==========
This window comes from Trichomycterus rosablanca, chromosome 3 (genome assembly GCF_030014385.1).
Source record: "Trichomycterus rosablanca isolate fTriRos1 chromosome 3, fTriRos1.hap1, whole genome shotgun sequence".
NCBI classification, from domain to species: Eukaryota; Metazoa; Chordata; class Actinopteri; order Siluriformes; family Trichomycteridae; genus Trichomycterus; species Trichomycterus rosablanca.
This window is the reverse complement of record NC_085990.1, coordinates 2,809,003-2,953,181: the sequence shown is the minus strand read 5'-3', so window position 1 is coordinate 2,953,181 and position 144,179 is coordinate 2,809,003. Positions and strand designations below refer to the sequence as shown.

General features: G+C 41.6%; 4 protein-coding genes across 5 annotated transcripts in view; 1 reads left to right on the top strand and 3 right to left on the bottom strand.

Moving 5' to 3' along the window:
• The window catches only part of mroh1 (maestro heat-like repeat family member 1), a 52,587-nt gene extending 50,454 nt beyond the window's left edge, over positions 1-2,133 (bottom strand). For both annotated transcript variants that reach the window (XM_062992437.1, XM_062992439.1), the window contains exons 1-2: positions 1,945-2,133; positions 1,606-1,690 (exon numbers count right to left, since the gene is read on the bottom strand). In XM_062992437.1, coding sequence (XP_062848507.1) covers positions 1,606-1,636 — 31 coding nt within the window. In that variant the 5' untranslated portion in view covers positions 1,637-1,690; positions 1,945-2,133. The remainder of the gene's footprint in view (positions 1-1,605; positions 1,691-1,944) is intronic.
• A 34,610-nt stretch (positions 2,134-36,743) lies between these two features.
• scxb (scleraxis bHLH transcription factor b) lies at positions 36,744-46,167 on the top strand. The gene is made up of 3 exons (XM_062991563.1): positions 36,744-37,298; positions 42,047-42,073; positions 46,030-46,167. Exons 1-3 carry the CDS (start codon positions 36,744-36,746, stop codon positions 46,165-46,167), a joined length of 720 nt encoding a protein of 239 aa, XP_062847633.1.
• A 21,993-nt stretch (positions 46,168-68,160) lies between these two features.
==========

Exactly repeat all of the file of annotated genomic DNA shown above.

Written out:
This window comes from Trichomycterus rosablanca, chromosome 3 (genome assembly GCF_030014385.1).
Source record: "Trichomycterus rosablanca isolate fTriRos1 chromosome 3, fTriRos1.hap1, whole genome shotgun sequence".
NCBI classification, from domain to species: Eukaryota; Metazoa; Chordata; class Actinopteri; order Siluriformes; family Trichomycteridae; genus Trichomycterus; species Trichomycterus rosablanca.
This window is the reverse complement of record NC_085990.1, coordinates 2,809,003-2,953,181: the sequence shown is the minus strand read 5'-3', so window position 1 is coordinate 2,953,181 and position 144,179 is coordinate 2,809,003. Positions and strand designations below refer to the sequence as shown.

General features: G+C 41.6%; 4 protein-coding genes across 5 annotated transcripts in view; 1 reads left to right on the top strand and 3 right to left on the bottom strand.

Moving 5' to 3' along the window:
• The window catches only part of mroh1 (maestro heat-like repeat family member 1), a 52,587-nt gene extending 50,454 nt beyond the window's left edge, over positions 1-2,133 (bottom strand). For both annotated transcript variants that reach the window (XM_062992437.1, XM_062992439.1), the window contains exons 1-2: positions 1,945-2,133; positions 1,606-1,690 (exon numbers count right to left, since the gene is read on the bottom strand). In XM_062992437.1, coding sequence (XP_062848507.1) covers positions 1,606-1,636 — 31 coding nt within the window. In that variant the 5' untranslated portion in view covers positions 1,637-1,690; positions 1,945-2,133. The remainder of the gene's footprint in view (positions 1-1,605; positions 1,691-1,944) is intronic.
• A 34,610-nt stretch (positions 2,134-36,743) lies between these two features.
• scxb (scleraxis bHLH transcription factor b) lies at positions 36,744-46,167 on the top strand. The gene is made up of 3 exons (XM_062991563.1): positions 36,744-37,298; positions 42,047-42,073; positions 46,030-46,167. Exons 1-3 carry the CDS (start codon positions 36,744-36,746, stop codon positions 46,165-46,167), a joined length of 720 nt encoding a protein of 239 aa, XP_062847633.1.
• A 21,993-nt stretch (positions 46,168-68,160) lies between these two features.